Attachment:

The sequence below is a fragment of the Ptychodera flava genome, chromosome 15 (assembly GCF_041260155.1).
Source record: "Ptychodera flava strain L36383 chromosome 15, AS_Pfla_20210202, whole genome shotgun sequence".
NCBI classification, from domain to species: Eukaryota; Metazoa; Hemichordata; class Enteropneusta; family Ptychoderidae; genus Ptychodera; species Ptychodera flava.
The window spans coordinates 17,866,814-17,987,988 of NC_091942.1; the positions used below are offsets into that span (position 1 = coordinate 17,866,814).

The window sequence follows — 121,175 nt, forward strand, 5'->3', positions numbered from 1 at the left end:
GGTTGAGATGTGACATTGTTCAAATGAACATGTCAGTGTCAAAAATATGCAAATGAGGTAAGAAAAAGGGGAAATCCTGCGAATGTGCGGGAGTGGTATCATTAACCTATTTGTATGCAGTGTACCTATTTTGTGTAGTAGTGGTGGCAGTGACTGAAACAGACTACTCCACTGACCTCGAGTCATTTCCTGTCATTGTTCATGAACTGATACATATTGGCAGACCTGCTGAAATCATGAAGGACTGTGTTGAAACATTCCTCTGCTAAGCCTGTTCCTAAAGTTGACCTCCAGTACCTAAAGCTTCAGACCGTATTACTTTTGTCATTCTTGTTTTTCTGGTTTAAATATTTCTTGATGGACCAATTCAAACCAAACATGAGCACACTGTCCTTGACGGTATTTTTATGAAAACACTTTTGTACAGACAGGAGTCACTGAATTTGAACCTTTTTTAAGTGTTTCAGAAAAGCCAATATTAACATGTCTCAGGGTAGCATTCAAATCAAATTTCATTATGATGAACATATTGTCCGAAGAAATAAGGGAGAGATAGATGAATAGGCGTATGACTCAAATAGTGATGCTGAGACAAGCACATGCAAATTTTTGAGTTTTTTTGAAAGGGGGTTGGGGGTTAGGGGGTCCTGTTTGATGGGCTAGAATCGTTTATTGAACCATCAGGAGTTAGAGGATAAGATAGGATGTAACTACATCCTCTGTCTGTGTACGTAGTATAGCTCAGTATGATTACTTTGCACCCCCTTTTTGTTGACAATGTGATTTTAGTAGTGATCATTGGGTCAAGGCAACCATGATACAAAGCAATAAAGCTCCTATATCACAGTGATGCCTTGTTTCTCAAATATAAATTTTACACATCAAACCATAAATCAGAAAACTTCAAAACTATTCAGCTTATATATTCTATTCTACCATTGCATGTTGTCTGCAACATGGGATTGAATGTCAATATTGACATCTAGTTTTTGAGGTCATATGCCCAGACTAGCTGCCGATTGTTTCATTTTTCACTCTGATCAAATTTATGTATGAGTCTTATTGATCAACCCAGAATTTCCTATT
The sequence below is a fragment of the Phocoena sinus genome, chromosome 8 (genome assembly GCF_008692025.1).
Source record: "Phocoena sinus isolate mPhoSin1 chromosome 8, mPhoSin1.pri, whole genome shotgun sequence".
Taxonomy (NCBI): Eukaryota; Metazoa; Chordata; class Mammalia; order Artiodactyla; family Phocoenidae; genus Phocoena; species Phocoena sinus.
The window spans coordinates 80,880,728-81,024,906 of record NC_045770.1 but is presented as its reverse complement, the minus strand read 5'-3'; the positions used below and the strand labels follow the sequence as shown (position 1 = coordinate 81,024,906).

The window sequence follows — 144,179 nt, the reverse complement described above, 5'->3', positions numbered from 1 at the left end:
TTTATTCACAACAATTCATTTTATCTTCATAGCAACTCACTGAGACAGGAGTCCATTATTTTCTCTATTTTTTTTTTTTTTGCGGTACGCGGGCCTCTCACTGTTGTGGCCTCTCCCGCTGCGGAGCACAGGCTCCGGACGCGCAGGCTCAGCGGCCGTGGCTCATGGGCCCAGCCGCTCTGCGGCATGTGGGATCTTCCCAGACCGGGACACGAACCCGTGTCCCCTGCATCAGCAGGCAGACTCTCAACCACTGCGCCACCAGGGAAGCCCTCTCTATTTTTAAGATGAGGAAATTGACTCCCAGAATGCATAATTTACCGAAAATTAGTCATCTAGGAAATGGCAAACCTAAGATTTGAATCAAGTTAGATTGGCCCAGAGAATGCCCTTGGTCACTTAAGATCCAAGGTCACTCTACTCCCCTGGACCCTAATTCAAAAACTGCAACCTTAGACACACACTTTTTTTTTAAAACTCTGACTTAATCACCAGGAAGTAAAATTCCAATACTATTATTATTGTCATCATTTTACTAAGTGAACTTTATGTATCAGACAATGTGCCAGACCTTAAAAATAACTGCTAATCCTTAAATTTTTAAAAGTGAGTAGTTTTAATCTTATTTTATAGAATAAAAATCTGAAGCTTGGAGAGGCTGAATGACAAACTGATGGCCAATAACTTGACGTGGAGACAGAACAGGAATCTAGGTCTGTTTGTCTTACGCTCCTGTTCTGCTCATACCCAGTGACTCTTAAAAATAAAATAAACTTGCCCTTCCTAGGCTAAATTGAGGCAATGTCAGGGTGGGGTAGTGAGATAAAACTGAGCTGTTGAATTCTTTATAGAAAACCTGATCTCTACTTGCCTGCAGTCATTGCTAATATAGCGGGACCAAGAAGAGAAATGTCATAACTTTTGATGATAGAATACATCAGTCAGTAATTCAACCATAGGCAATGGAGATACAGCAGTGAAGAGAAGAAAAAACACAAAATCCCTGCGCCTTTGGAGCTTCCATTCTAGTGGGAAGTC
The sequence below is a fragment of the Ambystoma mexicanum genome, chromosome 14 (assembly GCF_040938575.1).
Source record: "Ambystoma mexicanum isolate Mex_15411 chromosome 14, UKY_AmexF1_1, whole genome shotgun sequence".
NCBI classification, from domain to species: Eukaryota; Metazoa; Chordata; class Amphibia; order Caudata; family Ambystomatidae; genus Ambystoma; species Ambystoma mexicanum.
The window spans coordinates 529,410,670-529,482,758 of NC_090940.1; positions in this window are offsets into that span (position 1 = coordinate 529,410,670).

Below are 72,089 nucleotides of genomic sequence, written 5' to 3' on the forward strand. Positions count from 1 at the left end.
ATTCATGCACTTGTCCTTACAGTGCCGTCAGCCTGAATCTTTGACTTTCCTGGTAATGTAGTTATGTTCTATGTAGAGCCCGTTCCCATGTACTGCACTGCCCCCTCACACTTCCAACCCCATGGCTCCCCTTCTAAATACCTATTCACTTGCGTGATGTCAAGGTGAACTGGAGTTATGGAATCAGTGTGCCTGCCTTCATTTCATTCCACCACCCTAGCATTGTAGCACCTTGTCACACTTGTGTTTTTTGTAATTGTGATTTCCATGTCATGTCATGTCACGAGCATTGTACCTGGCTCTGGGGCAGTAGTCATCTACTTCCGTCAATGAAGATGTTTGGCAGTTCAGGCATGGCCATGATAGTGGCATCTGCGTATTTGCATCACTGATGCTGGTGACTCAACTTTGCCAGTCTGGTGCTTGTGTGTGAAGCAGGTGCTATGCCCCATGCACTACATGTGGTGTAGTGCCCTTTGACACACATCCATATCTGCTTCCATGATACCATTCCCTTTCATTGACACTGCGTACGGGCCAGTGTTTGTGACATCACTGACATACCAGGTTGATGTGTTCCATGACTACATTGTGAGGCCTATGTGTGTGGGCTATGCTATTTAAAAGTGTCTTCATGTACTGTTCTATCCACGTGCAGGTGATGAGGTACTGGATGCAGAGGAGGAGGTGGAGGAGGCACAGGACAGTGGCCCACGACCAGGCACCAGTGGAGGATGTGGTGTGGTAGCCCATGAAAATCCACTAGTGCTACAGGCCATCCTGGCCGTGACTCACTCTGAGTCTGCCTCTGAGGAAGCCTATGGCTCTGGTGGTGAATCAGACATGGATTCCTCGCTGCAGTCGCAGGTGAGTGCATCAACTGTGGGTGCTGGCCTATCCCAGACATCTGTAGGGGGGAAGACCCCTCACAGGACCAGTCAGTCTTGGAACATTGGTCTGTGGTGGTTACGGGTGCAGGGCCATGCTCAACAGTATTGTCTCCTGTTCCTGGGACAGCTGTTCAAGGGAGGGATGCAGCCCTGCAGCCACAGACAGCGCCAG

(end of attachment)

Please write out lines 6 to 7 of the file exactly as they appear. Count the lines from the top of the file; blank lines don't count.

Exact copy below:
GGTTGAGATGTGACATTGTTCAAATGAACATGTCAGTGTCAAAAATATGCAAATGAGGTAAGAAAAAGGGGAAATCCTGCGAATGTGCGGGAGTGGTATCATTAACCTATTTGTATGCAGTGTACCTATTTTGTGTAGTAGTGGTGGCAGTGACTGAAACAGACTACTCCACTGACCTCGAGTCATTTCCTGTCATTGTTCATGAACTGATACATATTGGCAGACCTGCTGAAATCATGAAGGACTGTGTTGAAACATTCCTCTGCTAAGCCTGTTCCTAAAGTTGACCTCCAGTACCTAAAGCTTCAGACCGTATTACTTTTGTCATTCTTGTTTTTCTGGTTTAAATATTTCTTGATGGACCAATTCAAACCAAACATGAGCACACTGTCCTTGACGGTATTTTTATGAAAACACTTTTGTACAGACAGGAGTCACTGAATTTGAACCTTTTTTAAGTGTTTCAGAAAAGCCAATATTAACATGTCTCAGGGTAGCATTCAAATCAAATTTCATTATGATGAACATATTGTCCGAAGAAATAAGGGAGAGATAGATGAATAGGCGTATGACTCAAATAGTGATGCTGAGACAAGCACATGCAAATTTTTGAGTTTTTTTGAAAGGGGGTTGGGGGTTAGGGGGTCCTGTTTGATGGGCTAGAATCGTTTATTGAACCATCAGGAGTTAGAGGATAAGATAGGATGTAACTACATCCTCTGTCTGTGTACGTAGTATAGCTCAGTATGATTACTTTGCACCCCCTTTTTGTTGACAATGTGATTTTAGTAGTGATCATTGGGTCAAGGCAACCATGATACAAAGCAATAAAGCTCCTATATCACAGTGATGCCTTGTTTCTCAAATATAAATTTTACACATCAAACCATAAATCAGAAAACTTCAAAACTATTCAGCTTATATATTCTATTCTACCATTGCATGTTGTCTGCAACATGGGATTGAATGTCAATATTGACATCTAGTTTTTGAGGTCATATGCCCAGACTAGCTGCCGATTGTTTCATTTTTCACTCTGATCAAATTTATGTATGAGTCTTATTGATCAACCCAGAATTTCCTATT
The sequence below is a fragment of the Phocoena sinus genome, chromosome 8 (genome assembly GCF_008692025.1).